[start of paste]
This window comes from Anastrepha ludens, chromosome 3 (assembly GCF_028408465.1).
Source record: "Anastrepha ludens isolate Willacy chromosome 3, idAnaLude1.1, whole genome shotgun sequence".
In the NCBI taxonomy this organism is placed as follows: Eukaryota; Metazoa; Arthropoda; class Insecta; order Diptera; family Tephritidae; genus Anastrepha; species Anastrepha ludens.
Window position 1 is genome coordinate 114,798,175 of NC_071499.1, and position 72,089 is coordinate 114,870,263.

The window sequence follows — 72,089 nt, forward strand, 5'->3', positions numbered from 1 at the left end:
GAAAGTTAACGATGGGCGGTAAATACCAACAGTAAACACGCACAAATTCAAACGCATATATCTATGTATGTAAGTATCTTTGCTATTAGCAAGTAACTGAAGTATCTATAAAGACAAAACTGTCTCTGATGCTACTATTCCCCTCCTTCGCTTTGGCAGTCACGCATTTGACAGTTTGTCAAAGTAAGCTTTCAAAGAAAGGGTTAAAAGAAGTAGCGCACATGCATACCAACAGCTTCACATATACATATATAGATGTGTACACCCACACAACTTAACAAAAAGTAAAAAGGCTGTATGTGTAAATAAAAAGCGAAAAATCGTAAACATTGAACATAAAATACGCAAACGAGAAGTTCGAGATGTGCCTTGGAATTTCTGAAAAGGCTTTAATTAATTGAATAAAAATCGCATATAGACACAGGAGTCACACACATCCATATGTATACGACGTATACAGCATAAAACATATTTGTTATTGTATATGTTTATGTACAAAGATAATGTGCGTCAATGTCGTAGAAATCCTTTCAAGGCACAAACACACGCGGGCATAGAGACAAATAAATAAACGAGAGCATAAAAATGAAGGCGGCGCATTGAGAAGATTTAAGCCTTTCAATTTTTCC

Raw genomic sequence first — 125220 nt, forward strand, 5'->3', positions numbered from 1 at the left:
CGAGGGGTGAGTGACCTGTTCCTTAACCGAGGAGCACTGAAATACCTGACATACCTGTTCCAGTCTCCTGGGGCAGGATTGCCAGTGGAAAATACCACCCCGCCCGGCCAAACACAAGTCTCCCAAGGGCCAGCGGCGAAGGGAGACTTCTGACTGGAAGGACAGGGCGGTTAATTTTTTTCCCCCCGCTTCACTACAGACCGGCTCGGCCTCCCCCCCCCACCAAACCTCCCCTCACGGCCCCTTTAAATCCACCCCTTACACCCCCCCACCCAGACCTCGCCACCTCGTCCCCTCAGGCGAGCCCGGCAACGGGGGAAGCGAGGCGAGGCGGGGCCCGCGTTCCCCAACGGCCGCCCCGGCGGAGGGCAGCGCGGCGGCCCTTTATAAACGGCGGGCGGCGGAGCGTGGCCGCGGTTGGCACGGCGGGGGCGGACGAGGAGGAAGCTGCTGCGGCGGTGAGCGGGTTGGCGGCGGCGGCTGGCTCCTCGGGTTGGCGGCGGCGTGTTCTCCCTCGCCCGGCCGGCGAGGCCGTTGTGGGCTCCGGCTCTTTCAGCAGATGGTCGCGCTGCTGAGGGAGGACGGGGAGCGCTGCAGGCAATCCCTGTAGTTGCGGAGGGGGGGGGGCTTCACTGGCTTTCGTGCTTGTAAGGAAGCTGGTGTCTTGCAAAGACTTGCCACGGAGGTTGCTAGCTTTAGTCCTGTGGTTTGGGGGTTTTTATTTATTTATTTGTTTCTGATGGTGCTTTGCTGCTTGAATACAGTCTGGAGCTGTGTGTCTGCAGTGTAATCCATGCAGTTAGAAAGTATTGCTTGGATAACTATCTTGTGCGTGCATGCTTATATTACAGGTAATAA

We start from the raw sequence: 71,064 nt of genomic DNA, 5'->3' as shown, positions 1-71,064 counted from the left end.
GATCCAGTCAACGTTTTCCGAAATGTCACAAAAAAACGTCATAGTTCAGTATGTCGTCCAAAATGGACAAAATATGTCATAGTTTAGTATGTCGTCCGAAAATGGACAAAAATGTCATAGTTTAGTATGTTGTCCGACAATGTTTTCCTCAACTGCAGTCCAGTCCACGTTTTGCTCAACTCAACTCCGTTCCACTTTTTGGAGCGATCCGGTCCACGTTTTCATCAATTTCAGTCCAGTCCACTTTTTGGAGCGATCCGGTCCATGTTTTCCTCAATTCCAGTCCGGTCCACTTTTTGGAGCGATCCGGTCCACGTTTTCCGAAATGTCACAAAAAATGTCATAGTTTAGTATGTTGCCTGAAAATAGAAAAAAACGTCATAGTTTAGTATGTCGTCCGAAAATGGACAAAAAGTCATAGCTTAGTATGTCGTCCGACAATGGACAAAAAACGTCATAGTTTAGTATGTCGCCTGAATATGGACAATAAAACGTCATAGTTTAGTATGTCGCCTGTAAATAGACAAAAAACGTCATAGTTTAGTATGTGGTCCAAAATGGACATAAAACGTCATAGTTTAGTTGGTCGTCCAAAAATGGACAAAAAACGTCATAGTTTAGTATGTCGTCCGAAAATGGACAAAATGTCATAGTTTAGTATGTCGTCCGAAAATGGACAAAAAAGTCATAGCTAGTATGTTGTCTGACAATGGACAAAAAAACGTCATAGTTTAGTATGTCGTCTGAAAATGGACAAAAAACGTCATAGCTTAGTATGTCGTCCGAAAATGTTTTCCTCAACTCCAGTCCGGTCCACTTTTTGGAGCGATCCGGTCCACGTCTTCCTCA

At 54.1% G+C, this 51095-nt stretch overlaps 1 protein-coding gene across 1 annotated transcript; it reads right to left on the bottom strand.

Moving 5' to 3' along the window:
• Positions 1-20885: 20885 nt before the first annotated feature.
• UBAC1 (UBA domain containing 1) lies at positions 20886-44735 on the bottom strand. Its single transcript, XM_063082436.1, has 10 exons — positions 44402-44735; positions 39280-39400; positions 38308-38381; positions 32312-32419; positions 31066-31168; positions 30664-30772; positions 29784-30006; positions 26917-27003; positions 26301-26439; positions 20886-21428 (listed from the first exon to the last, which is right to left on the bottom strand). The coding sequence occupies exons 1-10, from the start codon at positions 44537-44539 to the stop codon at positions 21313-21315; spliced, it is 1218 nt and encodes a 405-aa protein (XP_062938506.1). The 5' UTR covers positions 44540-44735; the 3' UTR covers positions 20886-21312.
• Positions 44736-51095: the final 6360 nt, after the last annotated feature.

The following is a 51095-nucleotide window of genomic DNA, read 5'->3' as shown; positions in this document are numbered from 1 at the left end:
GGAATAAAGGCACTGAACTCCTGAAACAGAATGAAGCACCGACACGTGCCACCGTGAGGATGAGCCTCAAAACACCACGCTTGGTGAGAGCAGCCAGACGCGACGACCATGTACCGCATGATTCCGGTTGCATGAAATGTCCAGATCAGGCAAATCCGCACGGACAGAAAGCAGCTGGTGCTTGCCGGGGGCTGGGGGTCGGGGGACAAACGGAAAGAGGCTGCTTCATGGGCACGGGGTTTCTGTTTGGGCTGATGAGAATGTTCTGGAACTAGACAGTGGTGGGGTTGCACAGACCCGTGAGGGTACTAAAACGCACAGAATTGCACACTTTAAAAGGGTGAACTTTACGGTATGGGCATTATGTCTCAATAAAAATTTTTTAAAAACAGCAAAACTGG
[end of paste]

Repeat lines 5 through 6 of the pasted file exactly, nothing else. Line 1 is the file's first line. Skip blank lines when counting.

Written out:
The window sequence follows — 72,089 nt, forward strand, 5'->3', positions numbered from 1 at the left end:
GAAAGTTAACGATGGGCGGTAAATACCAACAGTAAACACGCACAAATTCAAACGCATATATCTATGTATGTAAGTATCTTTGCTATTAGCAAGTAACTGAAGTATCTATAAAGACAAAACTGTCTCTGATGCTACTATTCCCCTCCTTCGCTTTGGCAGTCACGCATTTGACAGTTTGTCAAAGTAAGCTTTCAAAGAAAGGGTTAAAAGAAGTAGCGCACATGCATACCAACAGCTTCACATATACATATATAGATGTGTACACCCACACAACTTAACAAAAAGTAAAAAGGCTGTATGTGTAAATAAAAAGCGAAAAATCGTAAACATTGAACATAAAATACGCAAACGAGAAGTTCGAGATGTGCCTTGGAATTTCTGAAAAGGCTTTAATTAATTGAATAAAAATCGCATATAGACACAGGAGTCACACACATCCATATGTATACGACGTATACAGCATAAAACATATTTGTTATTGTATATGTTTATGTACAAAGATAATGTGCGTCAATGTCGTAGAAATCCTTTCAAGGCACAAACACACGCGGGCATAGAGACAAATAAATAAACGAGAGCATAAAAATGAAGGCGGCGCATTGAGAAGATTTAAGCCTTTCAATTTTTCC